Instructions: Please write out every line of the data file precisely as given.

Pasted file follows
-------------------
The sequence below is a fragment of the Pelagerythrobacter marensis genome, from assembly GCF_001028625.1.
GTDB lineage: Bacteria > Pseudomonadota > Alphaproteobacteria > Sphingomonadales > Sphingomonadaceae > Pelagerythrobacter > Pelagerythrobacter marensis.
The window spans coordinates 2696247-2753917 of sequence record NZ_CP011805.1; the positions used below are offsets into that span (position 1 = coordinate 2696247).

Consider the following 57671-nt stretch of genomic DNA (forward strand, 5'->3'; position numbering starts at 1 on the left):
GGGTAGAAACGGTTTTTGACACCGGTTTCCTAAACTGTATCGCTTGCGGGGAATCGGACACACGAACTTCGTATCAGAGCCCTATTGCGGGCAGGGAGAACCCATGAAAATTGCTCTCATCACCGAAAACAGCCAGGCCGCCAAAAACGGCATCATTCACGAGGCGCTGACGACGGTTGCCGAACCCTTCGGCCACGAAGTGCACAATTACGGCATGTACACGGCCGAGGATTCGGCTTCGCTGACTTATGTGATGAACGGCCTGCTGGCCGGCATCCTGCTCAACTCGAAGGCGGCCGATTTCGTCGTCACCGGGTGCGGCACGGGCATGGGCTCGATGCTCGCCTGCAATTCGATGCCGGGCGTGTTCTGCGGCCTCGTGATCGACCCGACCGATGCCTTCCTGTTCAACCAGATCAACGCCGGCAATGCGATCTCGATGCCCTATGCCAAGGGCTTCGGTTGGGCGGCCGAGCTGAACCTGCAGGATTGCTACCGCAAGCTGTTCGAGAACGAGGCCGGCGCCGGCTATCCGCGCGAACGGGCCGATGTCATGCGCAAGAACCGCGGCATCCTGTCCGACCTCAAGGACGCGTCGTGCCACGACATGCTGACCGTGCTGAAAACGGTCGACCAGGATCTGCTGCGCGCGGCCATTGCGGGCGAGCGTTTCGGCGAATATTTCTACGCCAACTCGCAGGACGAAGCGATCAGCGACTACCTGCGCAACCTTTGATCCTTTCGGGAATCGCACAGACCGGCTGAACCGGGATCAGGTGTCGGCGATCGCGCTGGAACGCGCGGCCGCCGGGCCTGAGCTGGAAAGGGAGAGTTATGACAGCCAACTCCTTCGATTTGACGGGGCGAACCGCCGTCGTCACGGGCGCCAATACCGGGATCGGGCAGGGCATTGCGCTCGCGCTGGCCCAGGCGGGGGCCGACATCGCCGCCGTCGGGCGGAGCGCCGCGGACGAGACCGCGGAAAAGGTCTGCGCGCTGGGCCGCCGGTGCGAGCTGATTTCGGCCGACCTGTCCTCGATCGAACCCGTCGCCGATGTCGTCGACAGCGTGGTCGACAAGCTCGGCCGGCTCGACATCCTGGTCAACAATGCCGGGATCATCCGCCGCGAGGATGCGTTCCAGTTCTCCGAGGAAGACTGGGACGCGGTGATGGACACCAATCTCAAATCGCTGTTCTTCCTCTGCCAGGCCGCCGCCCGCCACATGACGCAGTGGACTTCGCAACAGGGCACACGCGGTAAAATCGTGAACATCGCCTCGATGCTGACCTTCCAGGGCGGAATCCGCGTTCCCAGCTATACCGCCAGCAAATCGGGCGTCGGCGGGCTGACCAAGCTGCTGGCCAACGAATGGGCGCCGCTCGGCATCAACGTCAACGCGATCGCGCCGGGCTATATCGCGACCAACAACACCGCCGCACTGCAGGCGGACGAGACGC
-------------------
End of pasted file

The sequence below is a fragment of the Pelagerythrobacter marensis genome, from assembly GCF_001028625.1.
GTDB lineage: Bacteria > Pseudomonadota > Alphaproteobacteria > Sphingomonadales > Sphingomonadaceae > Pelagerythrobacter > Pelagerythrobacter marensis.
The window spans coordinates 2696247-2753917 of sequence record NZ_CP011805.1; the positions used below are offsets into that span (position 1 = coordinate 2696247).

Consider the following 57671-nt stretch of genomic DNA (forward strand, 5'->3'; position numbering starts at 1 on the left):
GGGTAGAAACGGTTTTTGACACCGGTTTCCTAAACTGTATCGCTTGCGGGGAATCGGACACACGAACTTCGTATCAGAGCCCTATTGCGGGCAGGGAGAACCCATGAAAATTGCTCTCATCACCGAAAACAGCCAGGCCGCCAAAAACGGCATCATTCACGAGGCGCTGACGACGGTTGCCGAACCCTTCGGCCACGAAGTGCACAATTACGGCATGTACACGGCCGAGGATTCGGCTTCGCTGACTTATGTGATGAACGGCCTGCTGGCCGGCATCCTGCTCAACTCGAAGGCGGCCGATTTCGTCGTCACCGGGTGCGGCACGGGCATGGGCTCGATGCTCGCCTGCAATTCGATGCCGGGCGTGTTCTGCGGCCTCGTGATCGACCCGACCGATGCCTTCCTGTTCAACCAGATCAACGCCGGCAATGCGATCTCGATGCCCTATGCCAAGGGCTTCGGTTGGGCGGCCGAGCTGAACCTGCAGGATTGCTACCGCAAGCTGTTCGAGAACGAGGCCGGCGCCGGCTATCCGCGCGAACGGGCCGATGTCATGCGCAAGAACCGCGGCATCCTGTCCGACCTCAAGGACGCGTCGTGCCACGACATGCTGACCGTGCTGAAAACGGTCGACCAGGATCTGCTGCGCGCGGCCATTGCGGGCGAGCGTTTCGGCGAATATTTCTACGCCAACTCGCAGGACGAAGCGATCAGCGACTACCTGCGCAACCTTTGATCCTTTCGGGAATCGCACAGACCGGCTGAACCGGGATCAGGTGTCGGCGATCGCGCTGGAACGCGCGGCCGCCGGGCCTGAGCTGGAAAGGGAGAGTTATGACAGCCAACTCCTTCGATTTGACGGGGCGAACCGCCGTCGTCACGGGCGCCAATACCGGGATCGGGCAGGGCATTGCGCTCGCGCTGGCCCAGGCGGGGGCCGACATCGCCGCCGTCGGGCGGAGCGCCGCGGACGAGACCGCGGAAAAGGTCTGCGCGCTGGGCCGCCGGTGCGAGCTGATTTCGGCCGACCTGTCCTCGATCGAACCCGTCGCCGATGTCGTCGACAGCGTGGTCGACAAGCTCGGCCGGCTCGACATCCTGGTCAACAATGCCGGGATCATCCGCCGCGAGGATGCGTTCCAGTTCTCCGAGGAAGACTGGGACGCGGTGATGGACACCAATCTCAAATCGCTGTTCTTCCTCTGCCAGGCCGCCGCCCGCCACATGACGCAGTGGACTTCGCAACAGGGCACACGCGGTAAAATCGTGAACATCGCCTCGATGCTGACCTTCCAGGGCGGAATCCGCGTTCCCAGCTATACCGCCAGCAAATCGGGCGTCGGCGGGCTGACCAAGCTGCTGGCCAACGAATGGGCGCCGCTCGGCATCAACGTCAACGCGATCGCGCCGGGCTATATCGCGACCAACAACACCGCCGCACTGCAGGCGGACGAGACGC